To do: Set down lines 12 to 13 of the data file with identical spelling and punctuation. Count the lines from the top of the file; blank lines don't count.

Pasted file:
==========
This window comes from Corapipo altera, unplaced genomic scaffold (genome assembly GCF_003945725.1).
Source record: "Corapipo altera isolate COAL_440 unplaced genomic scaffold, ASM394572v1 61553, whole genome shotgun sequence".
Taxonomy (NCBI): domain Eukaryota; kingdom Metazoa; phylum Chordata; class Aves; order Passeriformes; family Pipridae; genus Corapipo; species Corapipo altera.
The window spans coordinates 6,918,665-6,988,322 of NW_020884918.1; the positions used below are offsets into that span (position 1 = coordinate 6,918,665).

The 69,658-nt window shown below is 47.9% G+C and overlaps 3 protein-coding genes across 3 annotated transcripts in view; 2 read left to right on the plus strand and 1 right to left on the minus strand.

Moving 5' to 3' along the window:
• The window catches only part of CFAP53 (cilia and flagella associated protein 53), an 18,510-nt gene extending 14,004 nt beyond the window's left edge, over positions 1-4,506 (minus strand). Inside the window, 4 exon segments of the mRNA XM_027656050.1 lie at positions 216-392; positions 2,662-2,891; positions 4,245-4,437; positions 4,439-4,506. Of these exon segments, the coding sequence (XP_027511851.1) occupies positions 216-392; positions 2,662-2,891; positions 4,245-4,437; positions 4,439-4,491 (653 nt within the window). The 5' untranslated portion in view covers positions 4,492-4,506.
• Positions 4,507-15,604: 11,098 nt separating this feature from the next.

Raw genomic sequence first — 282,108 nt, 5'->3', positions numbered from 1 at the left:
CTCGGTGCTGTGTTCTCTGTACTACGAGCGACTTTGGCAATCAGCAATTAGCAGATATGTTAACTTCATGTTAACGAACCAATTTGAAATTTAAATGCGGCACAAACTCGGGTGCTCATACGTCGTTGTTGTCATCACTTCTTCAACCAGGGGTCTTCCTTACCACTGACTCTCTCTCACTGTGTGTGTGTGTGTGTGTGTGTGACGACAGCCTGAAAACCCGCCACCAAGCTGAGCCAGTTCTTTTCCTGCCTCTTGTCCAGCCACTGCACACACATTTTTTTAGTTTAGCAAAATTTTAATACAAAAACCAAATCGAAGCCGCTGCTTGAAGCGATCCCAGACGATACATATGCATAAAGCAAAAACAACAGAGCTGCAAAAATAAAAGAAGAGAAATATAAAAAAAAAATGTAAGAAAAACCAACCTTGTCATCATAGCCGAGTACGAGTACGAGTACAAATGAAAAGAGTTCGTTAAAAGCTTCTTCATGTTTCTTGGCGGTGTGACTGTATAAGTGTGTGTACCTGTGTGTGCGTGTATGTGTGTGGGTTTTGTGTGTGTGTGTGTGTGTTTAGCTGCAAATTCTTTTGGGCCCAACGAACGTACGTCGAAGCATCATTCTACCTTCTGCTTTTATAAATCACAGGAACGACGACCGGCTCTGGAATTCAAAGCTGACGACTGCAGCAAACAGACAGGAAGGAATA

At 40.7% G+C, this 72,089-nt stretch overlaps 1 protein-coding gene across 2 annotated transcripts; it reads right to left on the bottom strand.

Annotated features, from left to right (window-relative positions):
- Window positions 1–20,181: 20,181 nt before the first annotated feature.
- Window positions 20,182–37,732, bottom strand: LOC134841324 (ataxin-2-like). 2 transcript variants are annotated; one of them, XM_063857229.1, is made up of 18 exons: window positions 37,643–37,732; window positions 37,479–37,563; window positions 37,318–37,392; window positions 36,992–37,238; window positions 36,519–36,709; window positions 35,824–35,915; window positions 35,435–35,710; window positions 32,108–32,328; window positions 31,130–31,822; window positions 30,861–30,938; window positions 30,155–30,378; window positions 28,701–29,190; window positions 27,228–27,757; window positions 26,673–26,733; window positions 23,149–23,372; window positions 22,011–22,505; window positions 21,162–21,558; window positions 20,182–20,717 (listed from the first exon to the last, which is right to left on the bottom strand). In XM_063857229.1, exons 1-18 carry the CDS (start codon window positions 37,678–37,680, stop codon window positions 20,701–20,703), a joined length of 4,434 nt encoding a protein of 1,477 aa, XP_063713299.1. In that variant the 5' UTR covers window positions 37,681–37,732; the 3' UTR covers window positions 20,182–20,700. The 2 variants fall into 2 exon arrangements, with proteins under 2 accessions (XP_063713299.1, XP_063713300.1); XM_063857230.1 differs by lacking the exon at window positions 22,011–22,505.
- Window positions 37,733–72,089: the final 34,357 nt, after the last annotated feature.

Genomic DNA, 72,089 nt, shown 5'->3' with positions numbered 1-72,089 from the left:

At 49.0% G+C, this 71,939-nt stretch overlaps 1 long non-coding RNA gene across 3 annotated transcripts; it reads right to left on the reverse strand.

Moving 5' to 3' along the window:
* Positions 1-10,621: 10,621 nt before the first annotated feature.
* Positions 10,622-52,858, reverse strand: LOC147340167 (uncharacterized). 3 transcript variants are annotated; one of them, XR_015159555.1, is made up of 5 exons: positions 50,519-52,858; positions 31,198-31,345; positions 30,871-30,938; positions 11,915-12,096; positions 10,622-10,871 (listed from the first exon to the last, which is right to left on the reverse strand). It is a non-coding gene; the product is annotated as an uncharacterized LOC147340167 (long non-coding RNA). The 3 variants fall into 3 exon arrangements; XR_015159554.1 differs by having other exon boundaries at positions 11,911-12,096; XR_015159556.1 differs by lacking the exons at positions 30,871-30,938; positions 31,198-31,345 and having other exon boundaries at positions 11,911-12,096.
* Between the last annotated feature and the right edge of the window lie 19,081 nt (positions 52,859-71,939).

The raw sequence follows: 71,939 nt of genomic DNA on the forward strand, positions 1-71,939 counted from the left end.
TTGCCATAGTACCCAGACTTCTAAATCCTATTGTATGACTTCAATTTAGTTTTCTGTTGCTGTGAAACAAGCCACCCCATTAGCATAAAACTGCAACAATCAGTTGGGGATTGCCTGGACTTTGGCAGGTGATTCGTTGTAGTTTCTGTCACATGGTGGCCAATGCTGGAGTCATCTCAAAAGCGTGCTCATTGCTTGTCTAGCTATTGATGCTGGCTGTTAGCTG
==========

Annotated features, from left to right (window-relative positions):
- Window positions 1–20,181: 20,181 nt before the first annotated feature.